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Prenuptial agreements help Orthodox Jewish women

Jewish communities in Pennsylvania and other states are experiencing continued difficulties with divorce. In the Orthodox Jewish faith, a divorce through the court system is not enough. The wife must first obtain a "get," which is a special letter written by her husband. It provides the woman with permission to leave the marriage. Without the document, she loses the ability to remarry and have legitimate children in the eyes of the faith. As a result, a growing number of Orthodox rabbis are insisting that couples obtain a prenuptial agreement before they get married.

These agreements effectively prevent the woman from becoming a "chained woman" who is essentially held hostage by the man she is trying to divorce. The prenuptial agreements make special provisions for couples to obtain judgments before religious courts. Further, men are required to pay a certain amount of money for every day they live apart from their wives but remain married.

This provision ostensibly discourages men from unfairly forbidding the women to move on with their lives. Men are known for using the "get" as a bargaining chip for more advantageous child custody provisions or marital property division. The prenuptial agreement system seems to have cut down on this practice. Challenges to provisions in the prenups have failed in divorce court, even though the documents originated from a faith tradition.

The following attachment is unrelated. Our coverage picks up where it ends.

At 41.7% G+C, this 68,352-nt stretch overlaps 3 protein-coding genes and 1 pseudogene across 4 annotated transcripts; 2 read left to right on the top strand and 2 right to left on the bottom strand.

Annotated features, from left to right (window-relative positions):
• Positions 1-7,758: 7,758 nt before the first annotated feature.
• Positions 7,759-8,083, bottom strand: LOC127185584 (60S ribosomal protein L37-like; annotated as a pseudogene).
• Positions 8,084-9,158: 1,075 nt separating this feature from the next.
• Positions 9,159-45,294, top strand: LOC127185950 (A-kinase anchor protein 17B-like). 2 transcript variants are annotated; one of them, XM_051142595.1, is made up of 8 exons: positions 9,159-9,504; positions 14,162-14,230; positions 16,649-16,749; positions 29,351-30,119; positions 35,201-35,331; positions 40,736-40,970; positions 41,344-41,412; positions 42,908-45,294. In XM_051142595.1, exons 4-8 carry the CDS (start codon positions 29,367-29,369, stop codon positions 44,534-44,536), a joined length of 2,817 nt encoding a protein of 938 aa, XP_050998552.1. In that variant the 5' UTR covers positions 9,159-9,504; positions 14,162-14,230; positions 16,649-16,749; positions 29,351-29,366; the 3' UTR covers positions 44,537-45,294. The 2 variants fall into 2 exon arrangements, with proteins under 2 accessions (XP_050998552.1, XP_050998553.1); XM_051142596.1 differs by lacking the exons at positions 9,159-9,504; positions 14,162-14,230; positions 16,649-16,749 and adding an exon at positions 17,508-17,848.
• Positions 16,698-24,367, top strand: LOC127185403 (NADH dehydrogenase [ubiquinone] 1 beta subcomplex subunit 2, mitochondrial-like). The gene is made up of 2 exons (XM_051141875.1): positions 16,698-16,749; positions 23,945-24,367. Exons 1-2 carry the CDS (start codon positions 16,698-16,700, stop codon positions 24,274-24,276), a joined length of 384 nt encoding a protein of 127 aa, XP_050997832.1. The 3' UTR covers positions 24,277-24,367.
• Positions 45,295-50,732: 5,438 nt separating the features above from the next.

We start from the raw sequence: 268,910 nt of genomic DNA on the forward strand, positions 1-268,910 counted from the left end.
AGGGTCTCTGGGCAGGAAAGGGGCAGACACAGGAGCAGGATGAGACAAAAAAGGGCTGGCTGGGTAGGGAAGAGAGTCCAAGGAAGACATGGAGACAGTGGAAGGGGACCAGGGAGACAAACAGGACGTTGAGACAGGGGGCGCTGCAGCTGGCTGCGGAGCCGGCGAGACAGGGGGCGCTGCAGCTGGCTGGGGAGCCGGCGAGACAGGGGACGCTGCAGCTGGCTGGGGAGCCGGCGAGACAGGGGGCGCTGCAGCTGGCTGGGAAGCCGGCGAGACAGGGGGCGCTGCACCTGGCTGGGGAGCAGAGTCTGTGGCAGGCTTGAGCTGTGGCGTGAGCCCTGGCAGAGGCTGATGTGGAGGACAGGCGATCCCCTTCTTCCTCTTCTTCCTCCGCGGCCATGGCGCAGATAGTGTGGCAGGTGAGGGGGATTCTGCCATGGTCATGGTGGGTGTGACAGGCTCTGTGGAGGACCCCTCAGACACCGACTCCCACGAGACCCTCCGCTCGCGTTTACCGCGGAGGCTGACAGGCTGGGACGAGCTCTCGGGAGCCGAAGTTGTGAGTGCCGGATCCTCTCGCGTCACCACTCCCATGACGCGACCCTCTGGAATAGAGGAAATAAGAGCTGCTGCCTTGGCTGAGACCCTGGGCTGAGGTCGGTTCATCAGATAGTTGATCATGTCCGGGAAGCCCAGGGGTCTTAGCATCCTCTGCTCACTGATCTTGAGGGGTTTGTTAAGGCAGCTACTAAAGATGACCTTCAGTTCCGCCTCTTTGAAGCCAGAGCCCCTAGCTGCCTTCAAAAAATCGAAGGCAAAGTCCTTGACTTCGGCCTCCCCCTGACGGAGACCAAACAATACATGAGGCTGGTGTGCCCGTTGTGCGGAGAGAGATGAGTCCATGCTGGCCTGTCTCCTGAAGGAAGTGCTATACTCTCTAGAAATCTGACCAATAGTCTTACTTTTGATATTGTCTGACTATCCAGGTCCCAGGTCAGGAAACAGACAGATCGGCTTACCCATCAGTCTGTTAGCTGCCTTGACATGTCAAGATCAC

The "get" document is no laughing matter. Some in the Orthodox community have even resorted to violence to obtain the document. Most notably, some rabbis in New York were recently prosecuted for kidnapping reluctant men and beating them until they agreed to issue the document.

Prenuptial agreements make sense for many types of couples. Even if you are not part of the Orthodox Jewish community, you may consider drafting a prenup to make property division and other negotiations easier during a split. A qualified Pennsylvania attorney can help you learn more about your legal rights.

Source: St. Louis Post-Dispatch, "Why some rabbis are insisting: get the prenup before you marry" Lilly Fowler, Jan. 25, 2014

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